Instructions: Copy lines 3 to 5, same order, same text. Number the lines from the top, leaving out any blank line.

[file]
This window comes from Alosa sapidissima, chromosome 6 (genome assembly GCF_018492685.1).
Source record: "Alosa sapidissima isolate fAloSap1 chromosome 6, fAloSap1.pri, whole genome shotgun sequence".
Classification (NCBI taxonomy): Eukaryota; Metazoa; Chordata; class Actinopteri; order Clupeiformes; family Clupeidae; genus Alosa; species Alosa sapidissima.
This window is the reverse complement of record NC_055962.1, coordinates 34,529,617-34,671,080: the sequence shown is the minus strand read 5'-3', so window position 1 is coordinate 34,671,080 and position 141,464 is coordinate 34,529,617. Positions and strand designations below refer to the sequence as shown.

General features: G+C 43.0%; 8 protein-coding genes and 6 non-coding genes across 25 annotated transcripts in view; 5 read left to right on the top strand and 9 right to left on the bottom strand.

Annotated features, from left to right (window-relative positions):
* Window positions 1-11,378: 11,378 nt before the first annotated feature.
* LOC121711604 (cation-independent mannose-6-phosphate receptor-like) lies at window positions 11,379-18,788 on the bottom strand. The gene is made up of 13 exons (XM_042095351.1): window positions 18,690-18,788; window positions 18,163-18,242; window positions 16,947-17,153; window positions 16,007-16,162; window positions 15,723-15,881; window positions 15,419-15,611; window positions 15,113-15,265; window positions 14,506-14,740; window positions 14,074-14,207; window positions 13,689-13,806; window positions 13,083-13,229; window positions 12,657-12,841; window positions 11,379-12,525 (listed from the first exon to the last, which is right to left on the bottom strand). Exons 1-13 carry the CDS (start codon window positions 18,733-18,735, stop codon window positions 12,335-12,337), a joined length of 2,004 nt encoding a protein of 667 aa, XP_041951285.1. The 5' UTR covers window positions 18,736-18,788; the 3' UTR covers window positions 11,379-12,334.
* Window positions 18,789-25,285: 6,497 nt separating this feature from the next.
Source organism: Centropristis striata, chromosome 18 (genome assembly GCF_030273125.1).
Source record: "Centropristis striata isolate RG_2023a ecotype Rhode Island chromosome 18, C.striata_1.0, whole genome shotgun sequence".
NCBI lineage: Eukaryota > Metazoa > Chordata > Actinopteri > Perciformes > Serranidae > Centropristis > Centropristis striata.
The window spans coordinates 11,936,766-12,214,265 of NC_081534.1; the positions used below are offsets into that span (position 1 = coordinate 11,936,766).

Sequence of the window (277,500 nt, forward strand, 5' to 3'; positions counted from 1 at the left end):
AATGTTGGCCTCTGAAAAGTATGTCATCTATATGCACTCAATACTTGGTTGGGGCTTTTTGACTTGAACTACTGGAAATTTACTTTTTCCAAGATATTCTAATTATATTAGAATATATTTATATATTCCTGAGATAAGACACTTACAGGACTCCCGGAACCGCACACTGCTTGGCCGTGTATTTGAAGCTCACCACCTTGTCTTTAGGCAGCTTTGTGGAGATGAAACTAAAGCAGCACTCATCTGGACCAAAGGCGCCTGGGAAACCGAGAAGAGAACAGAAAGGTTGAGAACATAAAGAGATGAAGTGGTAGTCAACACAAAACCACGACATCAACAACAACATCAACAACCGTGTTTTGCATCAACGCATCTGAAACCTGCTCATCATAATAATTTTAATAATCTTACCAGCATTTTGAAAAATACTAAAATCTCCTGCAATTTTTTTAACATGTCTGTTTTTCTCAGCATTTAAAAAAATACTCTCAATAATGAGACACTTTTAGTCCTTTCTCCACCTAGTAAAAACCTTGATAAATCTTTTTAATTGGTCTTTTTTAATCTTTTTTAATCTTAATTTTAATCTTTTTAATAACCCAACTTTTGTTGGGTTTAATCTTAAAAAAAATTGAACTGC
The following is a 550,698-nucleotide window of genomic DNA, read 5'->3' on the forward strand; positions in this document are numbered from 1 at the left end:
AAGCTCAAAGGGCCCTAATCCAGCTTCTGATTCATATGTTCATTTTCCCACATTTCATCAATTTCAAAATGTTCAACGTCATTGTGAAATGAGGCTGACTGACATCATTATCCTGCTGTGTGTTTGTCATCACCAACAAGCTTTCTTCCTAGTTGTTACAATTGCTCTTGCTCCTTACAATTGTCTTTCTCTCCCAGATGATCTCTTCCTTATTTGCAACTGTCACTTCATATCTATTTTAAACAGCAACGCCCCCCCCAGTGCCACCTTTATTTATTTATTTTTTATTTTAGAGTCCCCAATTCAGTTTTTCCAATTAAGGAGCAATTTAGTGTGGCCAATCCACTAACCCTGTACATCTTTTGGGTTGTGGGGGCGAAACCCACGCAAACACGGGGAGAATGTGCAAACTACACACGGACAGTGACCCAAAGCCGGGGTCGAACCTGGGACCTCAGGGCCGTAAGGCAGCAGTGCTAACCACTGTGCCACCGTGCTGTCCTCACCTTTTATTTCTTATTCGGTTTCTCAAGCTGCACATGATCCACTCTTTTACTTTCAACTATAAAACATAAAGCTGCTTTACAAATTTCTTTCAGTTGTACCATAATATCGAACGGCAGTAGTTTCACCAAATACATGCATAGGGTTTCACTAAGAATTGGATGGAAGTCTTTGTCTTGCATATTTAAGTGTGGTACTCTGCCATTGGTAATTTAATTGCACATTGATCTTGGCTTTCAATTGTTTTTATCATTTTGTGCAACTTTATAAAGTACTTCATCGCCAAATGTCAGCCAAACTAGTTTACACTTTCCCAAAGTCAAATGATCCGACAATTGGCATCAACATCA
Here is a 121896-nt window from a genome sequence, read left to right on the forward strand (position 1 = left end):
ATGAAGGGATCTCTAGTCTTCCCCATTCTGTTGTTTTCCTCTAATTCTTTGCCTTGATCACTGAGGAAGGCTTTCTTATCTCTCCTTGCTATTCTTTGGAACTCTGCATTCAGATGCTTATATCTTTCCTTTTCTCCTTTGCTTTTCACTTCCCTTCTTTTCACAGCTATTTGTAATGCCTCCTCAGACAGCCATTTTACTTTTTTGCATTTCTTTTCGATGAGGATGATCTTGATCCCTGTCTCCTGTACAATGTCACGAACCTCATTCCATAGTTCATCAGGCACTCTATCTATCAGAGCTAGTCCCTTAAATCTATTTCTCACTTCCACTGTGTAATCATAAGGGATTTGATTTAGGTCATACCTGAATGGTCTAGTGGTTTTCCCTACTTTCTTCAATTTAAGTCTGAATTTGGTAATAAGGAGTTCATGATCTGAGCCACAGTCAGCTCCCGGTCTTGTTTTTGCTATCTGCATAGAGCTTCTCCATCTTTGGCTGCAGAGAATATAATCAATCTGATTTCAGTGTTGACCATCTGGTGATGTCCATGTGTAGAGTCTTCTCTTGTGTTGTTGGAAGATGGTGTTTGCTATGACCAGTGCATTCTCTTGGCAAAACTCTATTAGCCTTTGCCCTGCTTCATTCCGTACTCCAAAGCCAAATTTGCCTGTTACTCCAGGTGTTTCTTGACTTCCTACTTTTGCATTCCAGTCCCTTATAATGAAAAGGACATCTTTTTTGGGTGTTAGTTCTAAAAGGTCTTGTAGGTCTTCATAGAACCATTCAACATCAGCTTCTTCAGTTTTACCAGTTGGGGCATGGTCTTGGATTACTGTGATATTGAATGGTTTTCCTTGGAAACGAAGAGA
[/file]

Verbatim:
Classification (NCBI taxonomy): Eukaryota; Metazoa; Chordata; class Actinopteri; order Clupeiformes; family Clupeidae; genus Alosa; species Alosa sapidissima.
This window is the reverse complement of record NC_055962.1, coordinates 34,529,617-34,671,080: the sequence shown is the minus strand read 5'-3', so window position 1 is coordinate 34,671,080 and position 141,464 is coordinate 34,529,617. Positions and strand designations below refer to the sequence as shown.

General features: G+C 43.0%; 8 protein-coding genes and 6 non-coding genes across 25 annotated transcripts in view; 5 read left to right on the top strand and 9 right to left on the bottom strand.